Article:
“What’s the big deal about having parents anyway?”
Over the last few months I have watched but a handful of films. I spared few time for that, so I had to be picky. No dinosaurs, no weird comedies and no light adventures in which everything is a excuse to use CGI or special effects. I wanted something a bit deeper, yet not in that snobbish sense, just something that transported me out of my troubles and, afterwards, could make me think.
I found that with December Boys
This is not a review in the usual sense of it. That would not make much sense as this movie was released in 2007. No, my intention is to share what I have thought and learned from it. Hey, it’s good.
They share the same birth month, so the orphanage calls them December Boys. But these boys Maps, Spit, Spark and Misty ” have much more in common. With no hopes of ever joining a family, they form their own familial bonds. Then the unexpected news comes that a young couple may adopt one of them, and the long-time pals suddenly share something else: a rivalry to be the chosen one.
That’s the product description from Amazon. It tells the basic story of the movie (*) but it misses a couple of critical elements. The most important is that these boys are sent from the orphanage to an elderly couple, where they would spend the best summer of their lives, an Australian Christmas summer, in a small village next to a gorgeous cove, complete with beach and an interesting fisherman who also has a dream, his Moby Dick. In this case, just a big fish, one that he loves and would suffer nobody else to catch.
In this movie, every character has a dream, which they don’t know they will realize. This film is about how their hopes and fears get in the way of their dreams.
(*) The original novel by Michael Noonan differs slightly from the movie.
We are all orphans.
Orphans make good characters for a story. I used to think it was because they have no parents that would restrict their adventures. But after watching this film, I know think it’s not that, nor pity, nor even a primary instinct of parent/motherhood which makes us care for the orphans in fiction.
But you know what, the truth is we are all orphans because,
We all have a Super – Dream
What’s a Super-Dream? I just made up that concept so I guess I’m the best to define it. A Super-Dream is a dream of excellence, something we so deeply want but cannot or are not sure to get. It might be the greatest novel ever, a Nobel prize, a woman, a man, “the” house, or even a year long family trip on your very own sailing boat.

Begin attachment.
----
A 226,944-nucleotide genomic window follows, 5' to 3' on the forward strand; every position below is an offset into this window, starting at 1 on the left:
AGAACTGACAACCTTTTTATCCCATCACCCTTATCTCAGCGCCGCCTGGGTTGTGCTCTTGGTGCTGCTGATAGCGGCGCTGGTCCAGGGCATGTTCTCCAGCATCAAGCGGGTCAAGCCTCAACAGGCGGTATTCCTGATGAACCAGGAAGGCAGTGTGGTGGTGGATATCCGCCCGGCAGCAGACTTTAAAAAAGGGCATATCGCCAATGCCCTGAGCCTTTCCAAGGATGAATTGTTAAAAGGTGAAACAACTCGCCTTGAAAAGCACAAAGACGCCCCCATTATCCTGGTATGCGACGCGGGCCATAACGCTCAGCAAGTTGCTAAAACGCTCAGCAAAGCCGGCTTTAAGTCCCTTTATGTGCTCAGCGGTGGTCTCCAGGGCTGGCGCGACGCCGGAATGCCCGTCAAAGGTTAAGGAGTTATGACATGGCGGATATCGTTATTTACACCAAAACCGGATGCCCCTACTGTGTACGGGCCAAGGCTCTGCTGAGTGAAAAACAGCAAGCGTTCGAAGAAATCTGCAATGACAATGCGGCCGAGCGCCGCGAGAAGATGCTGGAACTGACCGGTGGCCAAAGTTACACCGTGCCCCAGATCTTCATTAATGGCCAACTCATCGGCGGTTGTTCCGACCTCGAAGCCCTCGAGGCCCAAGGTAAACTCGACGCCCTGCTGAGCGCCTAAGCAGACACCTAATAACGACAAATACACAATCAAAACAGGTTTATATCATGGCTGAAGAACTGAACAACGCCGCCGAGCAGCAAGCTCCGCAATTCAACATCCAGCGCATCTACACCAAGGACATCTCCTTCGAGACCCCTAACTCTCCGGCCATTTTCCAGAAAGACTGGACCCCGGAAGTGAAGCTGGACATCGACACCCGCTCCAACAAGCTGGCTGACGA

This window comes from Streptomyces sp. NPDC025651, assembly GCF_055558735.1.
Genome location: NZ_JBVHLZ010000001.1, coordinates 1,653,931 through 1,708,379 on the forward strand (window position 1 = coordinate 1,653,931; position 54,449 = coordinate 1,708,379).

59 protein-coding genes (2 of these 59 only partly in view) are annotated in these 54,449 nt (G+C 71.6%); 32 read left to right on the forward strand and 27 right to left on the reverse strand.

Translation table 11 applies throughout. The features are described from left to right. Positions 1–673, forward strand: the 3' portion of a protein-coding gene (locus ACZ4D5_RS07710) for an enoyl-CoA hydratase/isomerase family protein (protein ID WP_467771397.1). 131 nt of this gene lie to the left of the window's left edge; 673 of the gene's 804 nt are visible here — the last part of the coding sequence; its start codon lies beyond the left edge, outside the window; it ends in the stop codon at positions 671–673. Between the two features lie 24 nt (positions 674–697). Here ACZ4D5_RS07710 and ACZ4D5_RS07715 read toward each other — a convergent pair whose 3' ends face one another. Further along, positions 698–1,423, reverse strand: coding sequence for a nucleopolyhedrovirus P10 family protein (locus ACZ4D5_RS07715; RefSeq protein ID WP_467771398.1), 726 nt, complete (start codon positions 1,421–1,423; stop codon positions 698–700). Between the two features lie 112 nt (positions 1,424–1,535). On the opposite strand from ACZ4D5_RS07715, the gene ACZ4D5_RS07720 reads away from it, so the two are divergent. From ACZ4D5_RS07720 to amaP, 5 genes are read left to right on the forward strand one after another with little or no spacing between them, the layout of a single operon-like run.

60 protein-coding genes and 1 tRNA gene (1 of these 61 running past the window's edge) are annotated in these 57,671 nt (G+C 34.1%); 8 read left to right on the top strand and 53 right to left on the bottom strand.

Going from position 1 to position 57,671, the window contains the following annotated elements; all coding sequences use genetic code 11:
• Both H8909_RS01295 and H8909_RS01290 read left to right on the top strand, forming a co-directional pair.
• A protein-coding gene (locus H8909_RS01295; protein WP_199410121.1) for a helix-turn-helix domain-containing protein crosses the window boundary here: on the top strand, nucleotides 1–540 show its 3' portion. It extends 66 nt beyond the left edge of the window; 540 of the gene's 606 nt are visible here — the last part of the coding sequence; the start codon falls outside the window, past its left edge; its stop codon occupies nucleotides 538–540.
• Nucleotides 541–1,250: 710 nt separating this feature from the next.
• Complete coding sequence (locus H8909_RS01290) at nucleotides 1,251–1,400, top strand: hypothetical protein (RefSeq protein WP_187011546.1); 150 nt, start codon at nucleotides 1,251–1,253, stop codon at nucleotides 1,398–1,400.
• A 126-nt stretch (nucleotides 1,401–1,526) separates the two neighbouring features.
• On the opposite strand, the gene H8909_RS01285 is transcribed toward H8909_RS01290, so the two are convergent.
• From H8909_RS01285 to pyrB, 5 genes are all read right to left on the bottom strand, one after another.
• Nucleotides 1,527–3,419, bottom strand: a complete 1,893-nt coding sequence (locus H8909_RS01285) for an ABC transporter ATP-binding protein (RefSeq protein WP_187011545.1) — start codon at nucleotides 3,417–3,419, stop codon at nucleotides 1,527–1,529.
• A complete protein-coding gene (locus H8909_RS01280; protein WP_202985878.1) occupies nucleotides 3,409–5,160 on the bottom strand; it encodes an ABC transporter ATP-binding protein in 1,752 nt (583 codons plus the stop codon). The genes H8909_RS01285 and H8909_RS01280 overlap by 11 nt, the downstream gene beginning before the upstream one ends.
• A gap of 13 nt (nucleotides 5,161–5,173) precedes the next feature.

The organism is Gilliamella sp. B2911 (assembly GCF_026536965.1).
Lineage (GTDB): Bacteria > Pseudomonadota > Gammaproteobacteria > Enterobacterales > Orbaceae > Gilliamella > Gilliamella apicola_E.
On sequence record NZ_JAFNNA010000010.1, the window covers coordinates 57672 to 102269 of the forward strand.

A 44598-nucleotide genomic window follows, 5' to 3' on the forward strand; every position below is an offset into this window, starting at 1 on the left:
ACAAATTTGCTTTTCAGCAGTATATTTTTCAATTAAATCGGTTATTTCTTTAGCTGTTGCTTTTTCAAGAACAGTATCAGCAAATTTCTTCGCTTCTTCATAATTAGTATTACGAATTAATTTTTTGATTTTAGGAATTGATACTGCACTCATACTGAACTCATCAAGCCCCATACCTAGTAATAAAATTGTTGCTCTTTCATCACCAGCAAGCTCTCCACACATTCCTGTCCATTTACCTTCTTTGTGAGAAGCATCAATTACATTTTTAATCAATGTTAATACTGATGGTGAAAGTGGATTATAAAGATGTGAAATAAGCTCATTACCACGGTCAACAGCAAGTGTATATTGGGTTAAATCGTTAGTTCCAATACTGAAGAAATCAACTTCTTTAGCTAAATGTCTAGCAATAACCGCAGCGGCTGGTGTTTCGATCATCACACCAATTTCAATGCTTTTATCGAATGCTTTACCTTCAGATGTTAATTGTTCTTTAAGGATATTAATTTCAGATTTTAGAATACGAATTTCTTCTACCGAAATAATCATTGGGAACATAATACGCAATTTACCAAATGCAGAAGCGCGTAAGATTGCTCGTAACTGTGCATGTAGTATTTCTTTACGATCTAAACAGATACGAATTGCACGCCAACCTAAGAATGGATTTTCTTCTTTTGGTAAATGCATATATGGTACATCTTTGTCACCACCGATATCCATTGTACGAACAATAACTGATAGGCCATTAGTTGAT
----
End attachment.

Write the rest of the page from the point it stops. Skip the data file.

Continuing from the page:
Or yours. You might have hidden it, deep in your heart, but it’s still there. Mine? I have tons. It’s funny, I still have them, despite having recently got my last super-dream: getting a permanent, full-time, secure government job.
Let’s take Spit, Sparky and Misty. These three share a Super-Dream: a family. Yes, for an orphan older than five that’s a Super-Dream indeed. And these three are around twelvish. What are their chances? Slim. “Maps”, the oldest has lost hope in that Super-Dream. He still wants it so badly, though, but he “knows” it’s over for him, and yet, when the dimmest hopes surfaces, he can’t help to show its want.
And then we, the watchers, want them all to succeed in that hope, to fill that want, in other words: we want them to be our heroes.
We need heroes so somebody can tell us our Super-Dreams, too, are indeed possible.
Super-Dreams are misty
Do you know what’s funny about Super-Dreams? We don’t really know if they will turn out great or not. They are adventure incarnate. Like that family trip; what if the kids (or you) get bored after a week? Then what? What if you become a famous pop star and then just want your normal life back? Or what if you become a teacher and find out kids just hate you?
Put yourself in the shoes of these December Boys. What if they people who adopt them are not that good? What if they actually like the life of the orphanage better? They can’t remember having a family, they have only watched from outside.
Or, what if I marry and it ends up in painful divorce? You know, that happens. Stuff happens with our Super-Dreams too.
And yet we want them, oh do we want our Super-Dreams, despite all fears.
Super-Dreams are not -completely- up to us.
Let’s suppose I want to take a German language course. That’s up to me. I have a language school nearby. I do the course, study and in some months I will be able to survive in German. I’m good learning languages so I’m not concerned about that.
Writing a great novel, on the other hand, it’s something that is a bit up to the public. Hey, even getting it published is dependent about someone who would risk good money on it. I can’t know I’m a good enough writer.
These kids, any orphans, even adults who want to adopt know it’s not completely up to them. Somebody else will ultimately decide. Hey, they can be “good kids”, perfectly polite, thankful and all that, but nothing guarantees getting adopted.
And that’s exactly why it is a Super-Dream. If your dream is the family sailing trip, Will you get enough money to buy the boat? Will your family want to go too?
There is always a way to get your Super-Dream
Yes, maybe not in the way you imagined it first. But somehow. I mean, maybe all you need for a family trip are some boots or no boots! Just trekking away until you think it’s about time to head home.
You might not get “the house” but you can always get a place you can call home. You can always find love.
explained it better in his book, but let me see if I can tell you in one sentence: don’t miss the super-dream for its appearance. Go to the core of your dream, what you really want is love, fun, adventure, emotions, joy, creation, fulfillment and there are many ways to fulfil these, always.
Just like these four orphans did. How? Ah, you’ll have to watch it, I’m not telling, lips locked, key thrown to the sea.